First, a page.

A Forced Response Analysis and Application of Impact Dampers to Rotordynamic Vibration Suppression in a Cryogenic Environment

[+] Author and Article Information
J. J. Moore, A. B. Palazzolo, R. Gadangi

Texas A&M University, College Station, TX

T. A. Nale, S. A. Klusman

Allison Gas Turbines, Indianapolis, IN

G. V. Brown, A. F. Kascak

NASA Lewis, Cleveland, OH

J. Vib. Acoust 117(3A), 300-310 (Jul 01, 1995) (11 pages) doi:10.1115/1.2874452 History: Received February 01, 1993; Online February 26, 2008


A high speed damper test rig has been assembled at Texas A&M University to develop rotordynamic dampers for rocket engine turbopumps that operate at cryogenic temperatures, such as those used in the space shuttle main engines (SSMEs). Damping is difficult to obtain in this class of turbomachinery due to the low temperature and viscosity of the operating fluid. An impact damper has been designed and tested as a means to obtain effective damping in a rotorbearing system. The performance and behavior of the impact damper is verified experimentally in a cryogenic test rig at Texas A&M. Analytical investigations indicate a strong amplitude dependence on the performance of the impact damper. An optimum operating amplitude exists and is determined both analytically and experimentally. In addition, the damper performance is characterized by an equivalent viscous damping coefficient. The test results prove the impact damper to be a viable means to suppress vibration in a cryogenic rotorbearing system.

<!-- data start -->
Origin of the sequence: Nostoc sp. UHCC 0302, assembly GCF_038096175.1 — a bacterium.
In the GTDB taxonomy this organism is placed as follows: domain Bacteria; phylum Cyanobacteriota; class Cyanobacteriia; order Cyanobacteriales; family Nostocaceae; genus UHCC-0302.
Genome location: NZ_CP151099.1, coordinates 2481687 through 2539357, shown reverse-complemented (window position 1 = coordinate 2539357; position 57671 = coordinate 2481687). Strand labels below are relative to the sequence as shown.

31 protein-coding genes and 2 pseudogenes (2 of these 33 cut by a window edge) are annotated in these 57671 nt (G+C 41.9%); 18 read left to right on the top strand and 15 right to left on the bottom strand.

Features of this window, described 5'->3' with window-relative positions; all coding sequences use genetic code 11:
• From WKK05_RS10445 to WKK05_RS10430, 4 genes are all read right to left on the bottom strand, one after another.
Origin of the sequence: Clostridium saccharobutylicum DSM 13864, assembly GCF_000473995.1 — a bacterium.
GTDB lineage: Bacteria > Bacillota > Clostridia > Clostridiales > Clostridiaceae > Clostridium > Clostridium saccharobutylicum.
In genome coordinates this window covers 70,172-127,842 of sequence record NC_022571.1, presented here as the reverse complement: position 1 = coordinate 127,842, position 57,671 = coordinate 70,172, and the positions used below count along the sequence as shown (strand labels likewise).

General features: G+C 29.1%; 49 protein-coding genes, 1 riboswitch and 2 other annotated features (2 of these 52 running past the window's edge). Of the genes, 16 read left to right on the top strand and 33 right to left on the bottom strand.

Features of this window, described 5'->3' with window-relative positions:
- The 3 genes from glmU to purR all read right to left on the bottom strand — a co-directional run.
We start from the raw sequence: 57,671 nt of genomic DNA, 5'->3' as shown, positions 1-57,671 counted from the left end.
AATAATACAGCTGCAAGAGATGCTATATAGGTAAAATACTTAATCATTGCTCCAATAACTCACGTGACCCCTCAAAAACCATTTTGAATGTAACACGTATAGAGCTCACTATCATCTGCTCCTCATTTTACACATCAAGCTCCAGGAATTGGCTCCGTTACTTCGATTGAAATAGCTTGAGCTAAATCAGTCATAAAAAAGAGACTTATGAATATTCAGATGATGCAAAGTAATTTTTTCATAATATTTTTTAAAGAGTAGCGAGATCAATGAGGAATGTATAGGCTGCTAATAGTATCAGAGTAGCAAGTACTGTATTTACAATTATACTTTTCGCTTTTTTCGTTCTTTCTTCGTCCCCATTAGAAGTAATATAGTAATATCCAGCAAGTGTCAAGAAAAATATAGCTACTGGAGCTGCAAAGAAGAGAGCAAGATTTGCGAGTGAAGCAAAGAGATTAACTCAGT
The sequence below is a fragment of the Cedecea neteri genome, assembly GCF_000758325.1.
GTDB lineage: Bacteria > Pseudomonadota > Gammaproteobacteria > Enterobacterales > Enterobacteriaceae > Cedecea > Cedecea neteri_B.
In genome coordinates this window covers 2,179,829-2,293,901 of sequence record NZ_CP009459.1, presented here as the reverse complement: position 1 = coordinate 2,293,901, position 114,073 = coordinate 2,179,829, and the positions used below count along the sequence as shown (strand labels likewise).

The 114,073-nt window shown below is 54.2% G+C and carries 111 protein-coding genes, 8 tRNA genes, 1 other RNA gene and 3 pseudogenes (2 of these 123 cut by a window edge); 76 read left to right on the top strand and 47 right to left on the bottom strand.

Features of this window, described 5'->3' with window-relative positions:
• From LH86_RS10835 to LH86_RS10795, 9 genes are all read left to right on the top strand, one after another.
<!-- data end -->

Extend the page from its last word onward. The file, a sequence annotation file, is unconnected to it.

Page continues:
Copyright © 1995 by The American Society of Mechanical Engineers
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